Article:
Steve Abedon

Steve

Steve Abedon is an Associate Professor of Microbiology at The Ohio State University, where he has served on the faculty, primarily as an instructor of undergraduates, since 1995. His principal research interest is in the evolutionary ecology of bacteriophages, a.k.a., phages, which are Earth’s most prevalent category of viruses, while viruses are Earth’s most abundant category of ‘organisms’. This interest he pursues from both basic science and applied perspectives, organismal evolutionary adaptation and the use of phages as ‘antibiotics’ – phage therapy – respectively. He sees the core of his scientific training as being in biochemistry, having received his BS in that subject, but overlain with a strong tendency to explore issues of organism-level phenotype and ultimate causation.

In the going on 30 years since receiving his Ph.D. – in Microbiology with a minor in Ecology and Evolutionary Biology (University of Arizona, 1990) – he has published roughly 100 articles, chapters, and other ‘citable units’, many of which are open access. The latter includes involvement in the editing of six volumes, one as contributing editor (“with editorial assistance by…”, The Bacteriophages 2/e, 2006, Oxford University Press), one as sole editor (Bacteriophage Ecology, 2008, Cambridge University Press), one as co-editor (Hyman and Abedon, Bacteriophages in Health and Disease, 2012, CABI Press), one as editor of a special topics issue of the journal Current Pharmaceutical Biotechnology (The ‘Nuts and Bolts’ of Phage Therapy, 2010, Bentham Scientific) and two as co-editors of Frontiers in Microbiology special issues (Viral Ecology and Disturbances and Phage Therapy). He has also published one book (Bacteriophages and Biofilms, 2011, Nova Scientific) and has drafted three textbooks (Microbes and EvolutionBiology as Poetry: Introductory Biology, and Biology as Poetry: Human Biology) plus two lab texts which he uses in his teaching.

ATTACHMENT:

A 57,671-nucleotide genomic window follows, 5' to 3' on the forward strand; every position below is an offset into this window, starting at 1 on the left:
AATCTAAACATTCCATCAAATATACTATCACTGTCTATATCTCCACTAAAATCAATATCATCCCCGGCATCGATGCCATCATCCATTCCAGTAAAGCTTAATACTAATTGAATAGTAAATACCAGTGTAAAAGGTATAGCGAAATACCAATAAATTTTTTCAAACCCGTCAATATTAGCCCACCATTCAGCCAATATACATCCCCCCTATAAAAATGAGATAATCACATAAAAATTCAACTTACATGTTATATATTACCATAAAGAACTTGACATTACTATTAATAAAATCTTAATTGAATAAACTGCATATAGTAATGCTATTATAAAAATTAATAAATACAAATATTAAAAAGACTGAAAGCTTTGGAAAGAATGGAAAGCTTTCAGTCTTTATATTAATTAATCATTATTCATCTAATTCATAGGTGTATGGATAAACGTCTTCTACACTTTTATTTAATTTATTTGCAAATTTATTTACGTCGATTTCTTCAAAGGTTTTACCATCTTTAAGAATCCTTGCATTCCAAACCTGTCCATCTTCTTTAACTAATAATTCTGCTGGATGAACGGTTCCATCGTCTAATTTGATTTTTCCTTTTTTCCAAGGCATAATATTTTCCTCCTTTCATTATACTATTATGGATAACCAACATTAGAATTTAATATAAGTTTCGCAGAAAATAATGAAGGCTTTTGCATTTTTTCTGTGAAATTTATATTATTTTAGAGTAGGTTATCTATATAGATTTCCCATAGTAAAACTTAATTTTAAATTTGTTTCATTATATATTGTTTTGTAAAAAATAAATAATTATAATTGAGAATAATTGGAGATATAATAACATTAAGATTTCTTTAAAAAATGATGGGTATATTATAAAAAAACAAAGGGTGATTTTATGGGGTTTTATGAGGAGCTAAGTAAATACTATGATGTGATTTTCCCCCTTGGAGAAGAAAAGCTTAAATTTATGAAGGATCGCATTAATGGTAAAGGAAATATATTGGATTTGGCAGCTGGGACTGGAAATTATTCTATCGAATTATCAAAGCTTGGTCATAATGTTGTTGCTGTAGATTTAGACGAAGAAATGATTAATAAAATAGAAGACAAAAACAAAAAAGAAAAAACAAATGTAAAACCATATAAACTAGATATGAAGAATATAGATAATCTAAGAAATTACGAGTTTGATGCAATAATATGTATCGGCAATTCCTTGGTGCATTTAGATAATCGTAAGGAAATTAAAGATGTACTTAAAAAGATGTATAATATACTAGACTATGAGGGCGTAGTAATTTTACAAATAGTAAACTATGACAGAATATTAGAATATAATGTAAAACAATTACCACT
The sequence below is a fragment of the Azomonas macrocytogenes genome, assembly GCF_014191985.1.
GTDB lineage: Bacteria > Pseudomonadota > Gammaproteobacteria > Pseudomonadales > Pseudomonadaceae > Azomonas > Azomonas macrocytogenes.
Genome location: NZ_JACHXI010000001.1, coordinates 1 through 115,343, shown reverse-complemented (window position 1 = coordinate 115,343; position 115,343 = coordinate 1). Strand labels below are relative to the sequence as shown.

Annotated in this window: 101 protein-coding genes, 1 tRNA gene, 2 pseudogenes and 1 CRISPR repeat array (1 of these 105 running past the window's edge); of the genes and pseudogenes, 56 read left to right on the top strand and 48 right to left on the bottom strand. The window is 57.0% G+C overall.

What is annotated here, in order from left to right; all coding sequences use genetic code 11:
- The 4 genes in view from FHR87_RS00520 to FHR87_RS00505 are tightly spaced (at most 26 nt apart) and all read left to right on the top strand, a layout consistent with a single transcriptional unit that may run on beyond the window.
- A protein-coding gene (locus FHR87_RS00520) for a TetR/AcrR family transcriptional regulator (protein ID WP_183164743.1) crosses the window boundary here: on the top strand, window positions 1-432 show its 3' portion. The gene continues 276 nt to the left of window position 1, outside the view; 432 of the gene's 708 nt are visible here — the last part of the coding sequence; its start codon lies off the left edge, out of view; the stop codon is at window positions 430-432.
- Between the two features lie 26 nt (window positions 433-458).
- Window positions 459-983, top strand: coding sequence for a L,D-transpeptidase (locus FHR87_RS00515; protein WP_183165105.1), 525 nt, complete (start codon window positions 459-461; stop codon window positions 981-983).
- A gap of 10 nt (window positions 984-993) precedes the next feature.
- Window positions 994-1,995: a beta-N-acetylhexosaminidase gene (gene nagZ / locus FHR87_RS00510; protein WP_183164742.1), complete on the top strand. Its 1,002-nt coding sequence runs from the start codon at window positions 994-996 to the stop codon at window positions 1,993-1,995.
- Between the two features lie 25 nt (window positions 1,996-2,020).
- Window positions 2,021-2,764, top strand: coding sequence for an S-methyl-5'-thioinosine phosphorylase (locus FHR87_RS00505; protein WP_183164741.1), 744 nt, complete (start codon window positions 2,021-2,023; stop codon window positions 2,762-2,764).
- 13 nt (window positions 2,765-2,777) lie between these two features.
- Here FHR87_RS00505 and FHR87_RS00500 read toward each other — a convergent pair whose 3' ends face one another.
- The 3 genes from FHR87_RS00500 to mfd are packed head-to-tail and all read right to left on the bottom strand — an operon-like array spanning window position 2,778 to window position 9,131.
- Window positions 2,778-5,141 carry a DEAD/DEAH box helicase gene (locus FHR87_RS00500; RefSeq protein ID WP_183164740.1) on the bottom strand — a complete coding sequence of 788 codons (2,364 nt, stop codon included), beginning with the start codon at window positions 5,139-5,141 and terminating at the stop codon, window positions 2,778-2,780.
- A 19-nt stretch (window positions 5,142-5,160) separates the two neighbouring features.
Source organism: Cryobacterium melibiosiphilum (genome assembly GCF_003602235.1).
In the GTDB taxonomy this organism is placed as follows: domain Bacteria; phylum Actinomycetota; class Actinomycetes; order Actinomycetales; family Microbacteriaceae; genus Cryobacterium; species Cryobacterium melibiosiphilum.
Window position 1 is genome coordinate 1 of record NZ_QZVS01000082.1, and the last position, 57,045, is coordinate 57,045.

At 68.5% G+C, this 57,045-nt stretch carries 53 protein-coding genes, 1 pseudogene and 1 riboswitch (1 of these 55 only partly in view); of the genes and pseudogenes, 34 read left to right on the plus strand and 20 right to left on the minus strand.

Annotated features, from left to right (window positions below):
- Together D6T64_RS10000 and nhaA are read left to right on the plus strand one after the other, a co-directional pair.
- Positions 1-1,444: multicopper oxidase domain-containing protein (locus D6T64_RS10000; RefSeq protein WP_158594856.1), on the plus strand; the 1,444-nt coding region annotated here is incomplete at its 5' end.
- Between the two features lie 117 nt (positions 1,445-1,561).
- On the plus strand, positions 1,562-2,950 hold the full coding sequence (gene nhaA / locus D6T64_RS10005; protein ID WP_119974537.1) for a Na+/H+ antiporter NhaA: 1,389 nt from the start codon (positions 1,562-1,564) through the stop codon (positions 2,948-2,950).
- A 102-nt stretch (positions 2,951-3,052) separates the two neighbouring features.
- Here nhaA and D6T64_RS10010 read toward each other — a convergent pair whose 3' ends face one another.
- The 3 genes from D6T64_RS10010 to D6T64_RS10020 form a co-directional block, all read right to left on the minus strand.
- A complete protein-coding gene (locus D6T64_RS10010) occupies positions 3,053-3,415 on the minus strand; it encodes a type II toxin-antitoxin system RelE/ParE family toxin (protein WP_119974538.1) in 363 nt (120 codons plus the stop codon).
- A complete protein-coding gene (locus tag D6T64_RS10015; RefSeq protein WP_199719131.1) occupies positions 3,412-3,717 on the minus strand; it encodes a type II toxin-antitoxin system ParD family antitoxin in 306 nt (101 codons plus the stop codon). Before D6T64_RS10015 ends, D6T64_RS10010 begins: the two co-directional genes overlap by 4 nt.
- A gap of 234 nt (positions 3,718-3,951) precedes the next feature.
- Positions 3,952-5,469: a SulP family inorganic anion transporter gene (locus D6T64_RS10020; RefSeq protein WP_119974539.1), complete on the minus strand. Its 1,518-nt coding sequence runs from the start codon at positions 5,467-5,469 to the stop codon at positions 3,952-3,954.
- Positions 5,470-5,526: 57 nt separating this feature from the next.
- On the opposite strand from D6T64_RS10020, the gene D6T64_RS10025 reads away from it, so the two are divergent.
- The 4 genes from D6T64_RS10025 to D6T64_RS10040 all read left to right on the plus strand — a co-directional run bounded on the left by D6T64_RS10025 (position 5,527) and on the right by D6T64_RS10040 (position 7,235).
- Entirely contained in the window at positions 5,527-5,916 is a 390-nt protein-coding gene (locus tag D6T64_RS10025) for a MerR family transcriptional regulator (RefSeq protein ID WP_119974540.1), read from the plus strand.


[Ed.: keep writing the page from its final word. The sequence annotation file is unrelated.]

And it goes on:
In addition, he founded, in 1996, the Bacteriophage Ecology Group (phage.org), an ensemble of all things phage ecological, and also runs phage-therapy.org and biologyaspoetry.com websites. See also his YouTube channel and his Facebook phage ecology blog. In his spare time he cooks (mostly Schezuan Chinese-inspired), tends to his family (two children and loving wife), takes care of his ‘farm’ (when there isn’t any snow about), hikes, bikes, plays tennis, and otherwise skis as much as possible.

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